The Homebuyer’s Guide to Potentially Apocalyptic Natural Disasters
Hurricane Matthew’s aftermath (Image via CNN)

There are 169 active volcanoes in the United States, and while most of those are in Alaska, there are quite a few in the western half of the country, especially the west coast. The safest places in the country (with regards to natural disasters) are North and South Dakota, Minnesota, Montana, and to a lesser degree Colorado and New Mexico.

Your economic and personal circumstances, as well as the laws in your area, will determine the extent to which you can choose to live in buildings that are designed to withstand possible catastrophic natural disasters, or avail yourself of insurance protection. One thing everyone can do, however, is make sure to have an emergency pack that includes mainstays such as adequate water, food, a first-aid kit, maps, menstrual hygiene items and a hand-crank radio. A more detailed emergency kit checklist, as well as instructions for creating an emergency family contact plan, can be found at www.ready.gov.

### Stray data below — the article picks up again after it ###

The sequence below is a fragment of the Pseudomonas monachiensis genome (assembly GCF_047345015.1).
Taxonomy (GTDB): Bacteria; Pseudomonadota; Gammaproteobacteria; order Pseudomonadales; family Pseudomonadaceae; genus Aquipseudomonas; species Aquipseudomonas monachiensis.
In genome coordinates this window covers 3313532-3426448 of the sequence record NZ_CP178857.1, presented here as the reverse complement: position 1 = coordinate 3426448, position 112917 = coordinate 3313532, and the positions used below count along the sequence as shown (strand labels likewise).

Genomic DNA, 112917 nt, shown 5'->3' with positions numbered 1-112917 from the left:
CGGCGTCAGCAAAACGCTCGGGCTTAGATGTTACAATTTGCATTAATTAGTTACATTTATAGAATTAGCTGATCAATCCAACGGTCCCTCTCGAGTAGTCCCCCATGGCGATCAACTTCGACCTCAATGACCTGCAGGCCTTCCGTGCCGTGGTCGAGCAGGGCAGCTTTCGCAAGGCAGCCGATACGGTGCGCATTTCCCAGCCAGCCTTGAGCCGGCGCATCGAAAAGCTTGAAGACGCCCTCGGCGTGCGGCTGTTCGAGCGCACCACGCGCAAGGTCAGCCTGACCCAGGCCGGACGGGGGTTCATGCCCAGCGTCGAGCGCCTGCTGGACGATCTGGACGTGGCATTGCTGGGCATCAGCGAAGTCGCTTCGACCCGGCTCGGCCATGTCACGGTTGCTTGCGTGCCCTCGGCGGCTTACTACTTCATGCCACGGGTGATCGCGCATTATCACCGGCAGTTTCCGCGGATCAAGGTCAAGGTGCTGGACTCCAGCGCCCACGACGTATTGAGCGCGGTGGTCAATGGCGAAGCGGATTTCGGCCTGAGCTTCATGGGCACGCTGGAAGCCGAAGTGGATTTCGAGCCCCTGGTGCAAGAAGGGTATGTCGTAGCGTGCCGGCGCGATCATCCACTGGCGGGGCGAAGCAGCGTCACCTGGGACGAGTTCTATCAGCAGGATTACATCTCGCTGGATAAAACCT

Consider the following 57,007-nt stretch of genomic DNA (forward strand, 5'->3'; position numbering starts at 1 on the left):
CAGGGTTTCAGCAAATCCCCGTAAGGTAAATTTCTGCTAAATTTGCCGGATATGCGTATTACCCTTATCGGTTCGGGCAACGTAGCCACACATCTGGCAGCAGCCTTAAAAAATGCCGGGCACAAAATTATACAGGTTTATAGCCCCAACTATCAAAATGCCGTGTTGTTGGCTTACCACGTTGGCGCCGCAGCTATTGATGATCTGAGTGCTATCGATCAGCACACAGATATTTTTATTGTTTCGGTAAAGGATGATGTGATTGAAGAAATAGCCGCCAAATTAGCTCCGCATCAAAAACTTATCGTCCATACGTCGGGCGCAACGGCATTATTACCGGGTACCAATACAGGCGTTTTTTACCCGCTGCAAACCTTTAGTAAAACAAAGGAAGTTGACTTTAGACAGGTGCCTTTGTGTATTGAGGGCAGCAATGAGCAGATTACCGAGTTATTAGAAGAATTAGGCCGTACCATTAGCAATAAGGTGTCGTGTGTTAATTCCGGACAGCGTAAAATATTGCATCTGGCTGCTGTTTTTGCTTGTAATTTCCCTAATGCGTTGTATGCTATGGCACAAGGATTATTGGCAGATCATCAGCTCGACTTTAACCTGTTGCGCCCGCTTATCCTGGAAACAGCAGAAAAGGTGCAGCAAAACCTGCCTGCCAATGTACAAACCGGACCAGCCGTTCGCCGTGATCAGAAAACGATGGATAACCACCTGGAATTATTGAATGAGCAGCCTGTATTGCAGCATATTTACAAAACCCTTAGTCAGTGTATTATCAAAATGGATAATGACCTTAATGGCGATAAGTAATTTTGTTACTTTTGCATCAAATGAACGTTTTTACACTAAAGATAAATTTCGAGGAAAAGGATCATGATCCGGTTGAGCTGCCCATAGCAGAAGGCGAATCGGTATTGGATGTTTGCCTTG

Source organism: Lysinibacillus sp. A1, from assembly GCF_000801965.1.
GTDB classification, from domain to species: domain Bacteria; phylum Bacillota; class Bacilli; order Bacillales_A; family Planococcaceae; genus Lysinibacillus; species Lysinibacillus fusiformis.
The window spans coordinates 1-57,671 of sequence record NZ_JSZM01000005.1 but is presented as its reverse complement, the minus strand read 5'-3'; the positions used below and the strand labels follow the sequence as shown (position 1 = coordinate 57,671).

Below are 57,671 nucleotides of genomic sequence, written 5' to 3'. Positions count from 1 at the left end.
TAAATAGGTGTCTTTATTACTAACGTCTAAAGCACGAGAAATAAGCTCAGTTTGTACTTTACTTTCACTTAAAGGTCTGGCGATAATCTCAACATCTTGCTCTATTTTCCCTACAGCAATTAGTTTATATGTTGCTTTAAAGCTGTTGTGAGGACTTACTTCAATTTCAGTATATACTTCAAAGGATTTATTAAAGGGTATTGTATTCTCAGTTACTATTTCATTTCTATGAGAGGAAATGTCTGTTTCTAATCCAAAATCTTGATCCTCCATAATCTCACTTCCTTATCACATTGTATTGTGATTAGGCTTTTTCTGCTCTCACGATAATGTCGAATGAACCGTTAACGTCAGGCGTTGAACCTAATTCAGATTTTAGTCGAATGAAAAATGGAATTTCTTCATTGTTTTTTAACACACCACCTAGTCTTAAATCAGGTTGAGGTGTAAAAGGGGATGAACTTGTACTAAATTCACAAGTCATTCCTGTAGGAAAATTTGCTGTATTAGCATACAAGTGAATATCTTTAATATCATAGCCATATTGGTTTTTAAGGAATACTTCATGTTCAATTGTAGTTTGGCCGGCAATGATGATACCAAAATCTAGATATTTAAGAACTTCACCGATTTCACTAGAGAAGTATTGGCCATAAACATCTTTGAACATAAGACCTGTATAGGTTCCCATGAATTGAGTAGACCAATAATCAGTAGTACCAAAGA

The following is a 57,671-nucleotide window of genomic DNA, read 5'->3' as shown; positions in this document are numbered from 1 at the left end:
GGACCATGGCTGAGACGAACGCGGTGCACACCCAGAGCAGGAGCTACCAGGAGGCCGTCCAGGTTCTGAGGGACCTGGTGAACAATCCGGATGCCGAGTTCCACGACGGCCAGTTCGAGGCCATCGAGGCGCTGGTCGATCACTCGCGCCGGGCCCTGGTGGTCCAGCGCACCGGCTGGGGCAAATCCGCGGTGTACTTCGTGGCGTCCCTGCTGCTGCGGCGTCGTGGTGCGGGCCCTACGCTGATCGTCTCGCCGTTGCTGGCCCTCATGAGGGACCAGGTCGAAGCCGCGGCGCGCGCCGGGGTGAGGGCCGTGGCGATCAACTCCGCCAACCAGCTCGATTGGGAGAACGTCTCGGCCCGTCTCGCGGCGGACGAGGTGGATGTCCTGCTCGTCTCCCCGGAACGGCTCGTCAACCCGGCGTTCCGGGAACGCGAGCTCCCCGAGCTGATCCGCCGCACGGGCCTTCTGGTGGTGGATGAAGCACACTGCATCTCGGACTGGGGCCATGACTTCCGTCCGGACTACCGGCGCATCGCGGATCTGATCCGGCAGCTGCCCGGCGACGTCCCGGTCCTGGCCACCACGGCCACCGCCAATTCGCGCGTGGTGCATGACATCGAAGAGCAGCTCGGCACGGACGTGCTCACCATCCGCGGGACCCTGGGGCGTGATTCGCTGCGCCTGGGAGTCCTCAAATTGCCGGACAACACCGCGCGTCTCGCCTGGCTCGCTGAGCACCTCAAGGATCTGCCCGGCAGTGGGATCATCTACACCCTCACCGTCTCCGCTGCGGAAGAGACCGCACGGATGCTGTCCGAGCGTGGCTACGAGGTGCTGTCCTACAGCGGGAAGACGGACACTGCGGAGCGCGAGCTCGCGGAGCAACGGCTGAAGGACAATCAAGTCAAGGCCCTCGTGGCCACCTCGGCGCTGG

Choosing to live in a high-risk area is like choosing to drive a car. Even the safest of drivers may find themselves in a car accident due to someone else’s poor driving; but, getting behind the wheel is a calculated risk that most Americans choose to take because the trade-off—having a larger variety of jobs and activities to choose from—is worth the statistically-minor risk. The same with flying: It enables people to travel to different lands, complete assignments for demanding jobs and stay in touch with family members.

Living your best life often means accepting risk, preparing for it as much as possible and leaning into uncertainty. So, next time you are browsing the news on your phone in the grocery line and you see an unsettling headline about an impending natural disaster, use it as an opportunity to mentally review your emergency action plan. As the saying goes, “Prepare for the worst, hope for the best.”

Crissonna Tennison, UCLA